ESEC/FSE Workshops 2017
2017 11th Joint Meeting of the European Software Engineering Conference and the ACM SIGSOFT Symposium on the Foundations of Software Engineering (ESEC/FSE 2017)
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8th ACM SIGSOFT International Workshop on Automated Software Testing (A-TEST 2017), September 4-5, 2017, Paderborn, Germany

A-TEST 2017 – Proceedings

Contents - Abstracts - Authors

8th ACM SIGSOFT International Workshop on Automated Software Testing (A-TEST 2017)

Title Page

Message from the Chairs
With proud we present the already 8th edition of the A-TEST workshop on Automated Software Testing. This year A-TEST is again co-located with the International ESEC/FSE Conference in Paderborn, Germany and will take place before main conference on the 4th and 5th of September 2017.
A-TEST workshop aims to provide a venue for researchers as well as the industry to exchange and discuss trending views, ideas, state of the art work in progress, and scientific results on Automated Test case design, selection and evaluation.

Dynamic Mutant Subsumption Analysis using LittleDarwin
Ali Parsai and Serge Demeyer
(University of Antwerp, Belgium)
Many academic studies in the field of software testing rely on mutation testing to use as their comparison criteria. However, recent studies have shown that redundant mutants have a significant effect on the accuracy of their results. One solution to this problem is to use mutant subsumption to detect redundant mutants. Therefore, in order to facilitate research in this field, a mutation testing tool that is capable of detecting redundant mutants is needed. In this paper, we describe how we improved our tool, LittleDarwin, to fulfill this requirement.

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Hybrid Monkey Testing: Enhancing Automated GUI Tests with Random Test Generation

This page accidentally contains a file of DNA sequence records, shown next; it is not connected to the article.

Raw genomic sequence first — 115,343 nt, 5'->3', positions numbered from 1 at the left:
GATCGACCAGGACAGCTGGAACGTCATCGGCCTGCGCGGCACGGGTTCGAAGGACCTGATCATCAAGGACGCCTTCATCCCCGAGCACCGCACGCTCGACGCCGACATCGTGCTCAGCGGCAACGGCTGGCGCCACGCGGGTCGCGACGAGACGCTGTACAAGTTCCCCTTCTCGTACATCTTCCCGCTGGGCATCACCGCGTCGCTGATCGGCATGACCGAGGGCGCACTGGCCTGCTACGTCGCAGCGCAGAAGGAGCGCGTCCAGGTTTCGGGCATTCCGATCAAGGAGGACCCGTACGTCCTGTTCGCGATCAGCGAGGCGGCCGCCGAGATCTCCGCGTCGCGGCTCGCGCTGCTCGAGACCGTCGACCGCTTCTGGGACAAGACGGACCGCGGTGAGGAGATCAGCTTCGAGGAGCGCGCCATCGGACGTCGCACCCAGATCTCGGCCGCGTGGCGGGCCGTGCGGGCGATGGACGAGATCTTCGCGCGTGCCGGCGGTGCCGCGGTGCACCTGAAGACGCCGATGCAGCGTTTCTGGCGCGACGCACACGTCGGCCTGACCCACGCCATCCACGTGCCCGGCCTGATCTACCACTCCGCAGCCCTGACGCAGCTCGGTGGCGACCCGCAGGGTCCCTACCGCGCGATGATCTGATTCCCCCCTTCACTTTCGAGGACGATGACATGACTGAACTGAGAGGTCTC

Thomas Wetzlmaier and Rudolf Ramler
(Software Competence Center Hagenberg, Austria)
Many software projects maintain automated GUI tests that are repeatedly executed for regression testing. Every test run executes exactly the same fixed sequence of steps confirming that the currently tested version shows precisely the same behavior as the last version. The confirmatory approach implemented by these tests limits their ability to find new defects. We therefore propose to combine existing automated regression tests with random test generation. Random test generation creates a rich variety of test steps that interact with the system under test in new, unexpected ways. Enhancing existing test cases with random test steps allows revealing new, hidden defects with little extra effort. In this paper we describe our implementation of a hybrid approach that enhances existing GUI test cases with additional, randomly generated interactions. We conducted an experiment using a mature, widely-used open source application. On average the added random interactions increased the number of visited application windows per test by 23.6% and code coverage by 12.9%. Running the enhanced tests revealed three new defects.